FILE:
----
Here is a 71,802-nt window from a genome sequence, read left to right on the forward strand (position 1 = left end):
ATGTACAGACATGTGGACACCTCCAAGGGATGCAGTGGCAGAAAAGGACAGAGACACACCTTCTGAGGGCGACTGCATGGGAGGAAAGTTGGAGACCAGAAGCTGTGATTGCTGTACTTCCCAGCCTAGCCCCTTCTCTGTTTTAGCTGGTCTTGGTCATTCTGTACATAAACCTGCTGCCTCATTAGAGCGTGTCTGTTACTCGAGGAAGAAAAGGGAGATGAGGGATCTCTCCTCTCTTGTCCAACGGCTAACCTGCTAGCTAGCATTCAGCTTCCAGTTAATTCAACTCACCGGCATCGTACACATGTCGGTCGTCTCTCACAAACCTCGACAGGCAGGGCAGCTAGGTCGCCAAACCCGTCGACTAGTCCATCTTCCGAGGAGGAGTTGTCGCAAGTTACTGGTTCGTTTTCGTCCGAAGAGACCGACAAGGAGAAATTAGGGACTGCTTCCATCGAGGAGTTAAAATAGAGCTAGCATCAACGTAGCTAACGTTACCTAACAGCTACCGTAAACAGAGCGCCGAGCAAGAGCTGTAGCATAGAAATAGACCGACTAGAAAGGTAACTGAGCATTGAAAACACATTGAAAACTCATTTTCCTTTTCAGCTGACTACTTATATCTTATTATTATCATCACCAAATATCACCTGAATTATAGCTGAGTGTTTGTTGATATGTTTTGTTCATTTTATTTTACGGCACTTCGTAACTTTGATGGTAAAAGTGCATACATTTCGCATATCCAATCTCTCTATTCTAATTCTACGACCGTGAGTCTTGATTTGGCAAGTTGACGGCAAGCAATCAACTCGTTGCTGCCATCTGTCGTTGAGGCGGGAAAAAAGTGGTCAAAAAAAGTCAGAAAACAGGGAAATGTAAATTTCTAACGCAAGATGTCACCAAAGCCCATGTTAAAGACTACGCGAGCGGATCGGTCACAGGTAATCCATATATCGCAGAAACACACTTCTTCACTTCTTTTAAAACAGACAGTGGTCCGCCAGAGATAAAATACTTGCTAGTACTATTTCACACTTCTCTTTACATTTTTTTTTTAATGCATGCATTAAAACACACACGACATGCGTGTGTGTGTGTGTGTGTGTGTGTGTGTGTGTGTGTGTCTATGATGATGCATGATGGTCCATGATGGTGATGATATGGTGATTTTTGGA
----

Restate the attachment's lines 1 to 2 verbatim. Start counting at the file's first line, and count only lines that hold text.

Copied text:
Here is a 71,802-nt window from a genome sequence, read left to right on the forward strand (position 1 = left end):
ATGTACAGACATGTGGACACCTCCAAGGGATGCAGTGGCAGAAAAGGACAGAGACACACCTTCTGAGGGCGACTGCATGGGAGGAAAGTTGGAGACCAGAAGCTGTGATTGCTGTACTTCCCAGCCTAGCCCCTTCTCTGTTTTAGCTGGTCTTGGTCATTCTGTACATAAACCTGCTGCCTCATTAGAGCGTGTCTGTTACTCGAGGAAGAAAAGGGAGATGAGGGATCTCTCCTCTCTTGTCCAACGGCTAACCTGCTAGCTAGCATTCAGCTTCCAGTTAATTCAACTCACCGGCATCGTACACATGTCGGTCGTCTCTCACAAACCTCGACAGGCAGGGCAGCTAGGTCGCCAAACCCGTCGACTAGTCCATCTTCCGAGGAGGAGTTGTCGCAAGTTACTGGTTCGTTTTCGTCCGAAGAGACCGACAAGGAGAAATTAGGGACTGCTTCCATCGAGGAGTTAAAATAGAGCTAGCATCAACGTAGCTAACGTTACCTAACAGCTACCGTAAACAGAGCGCCGAGCAAGAGCTGTAGCATAGAAATAGACCGACTAGAAAGGTAACTGAGCATTGAAAACACATTGAAAACTCATTTTCCTTTTCAGCTGACTACTTATATCTTATTATTATCATCACCAAATATCACCTGAATTATAGCTGAGTGTTTGTTGATATGTTTTGTTCATTTTATTTTACGGCACTTCGTAACTTTGATGGTAAAAGTGCATACATTTCGCATATCCAATCTCTCTATTCTAATTCTACGACCGTGAGTCTTGATTTGGCAAGTTGACGGCAAGCAATCAACTCGTTGCTGCCATCTGTCGTTGAGGCGGGAAAAAAGTGGTCAAAAAAAGTCAGAAAACAGGGAAATGTAAATTTCTAACGCAAGATGTCACCAAAGCCCATGTTAAAGACTACGCGAGCGGATCGGTCACAGGTAATCCATATATCGCAGAAACACACTTCTTCACTTCTTTTAAAACAGACAGTGGTCCGCCAGAGATAAAATACTTGCTAGTACTATTTCACACTTCTCTTTACATTTTTTTTTTAATGCATGCATTAAAACACACACGACATGCGTGTGTGTGTGTGTGTGTGTGTGTGTGTGTGTGTGTGTCTATGATGATGCATGATGGTCCATGATGGTGATGATATGGTGATTTTTGGA